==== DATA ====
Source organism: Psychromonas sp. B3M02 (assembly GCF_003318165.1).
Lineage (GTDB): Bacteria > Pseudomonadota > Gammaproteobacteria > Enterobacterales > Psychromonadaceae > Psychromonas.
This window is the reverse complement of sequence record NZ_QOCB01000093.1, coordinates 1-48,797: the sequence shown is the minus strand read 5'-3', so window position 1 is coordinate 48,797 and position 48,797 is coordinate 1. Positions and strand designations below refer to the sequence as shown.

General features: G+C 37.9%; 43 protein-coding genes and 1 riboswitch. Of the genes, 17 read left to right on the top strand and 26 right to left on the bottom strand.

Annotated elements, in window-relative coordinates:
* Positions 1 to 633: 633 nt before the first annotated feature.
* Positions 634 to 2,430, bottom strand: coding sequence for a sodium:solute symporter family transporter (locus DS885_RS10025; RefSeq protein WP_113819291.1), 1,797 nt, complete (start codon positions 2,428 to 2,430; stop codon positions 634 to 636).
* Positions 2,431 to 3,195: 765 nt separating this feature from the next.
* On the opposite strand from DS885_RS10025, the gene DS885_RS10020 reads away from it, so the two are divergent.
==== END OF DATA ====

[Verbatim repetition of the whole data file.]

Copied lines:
Source organism: Psychromonas sp. B3M02 (assembly GCF_003318165.1).
Lineage (GTDB): Bacteria > Pseudomonadota > Gammaproteobacteria > Enterobacterales > Psychromonadaceae > Psychromonas.
This window is the reverse complement of sequence record NZ_QOCB01000093.1, coordinates 1-48,797: the sequence shown is the minus strand read 5'-3', so window position 1 is coordinate 48,797 and position 48,797 is coordinate 1. Positions and strand designations below refer to the sequence as shown.

General features: G+C 37.9%; 43 protein-coding genes and 1 riboswitch. Of the genes, 17 read left to right on the top strand and 26 right to left on the bottom strand.

Annotated elements, in window-relative coordinates:
* Positions 1 to 633: 633 nt before the first annotated feature.
* Positions 634 to 2,430, bottom strand: coding sequence for a sodium:solute symporter family transporter (locus DS885_RS10025; RefSeq protein WP_113819291.1), 1,797 nt, complete (start codon positions 2,428 to 2,430; stop codon positions 634 to 636).
* Positions 2,431 to 3,195: 765 nt separating this feature from the next.
* On the opposite strand from DS885_RS10025, the gene DS885_RS10020 reads away from it, so the two are divergent.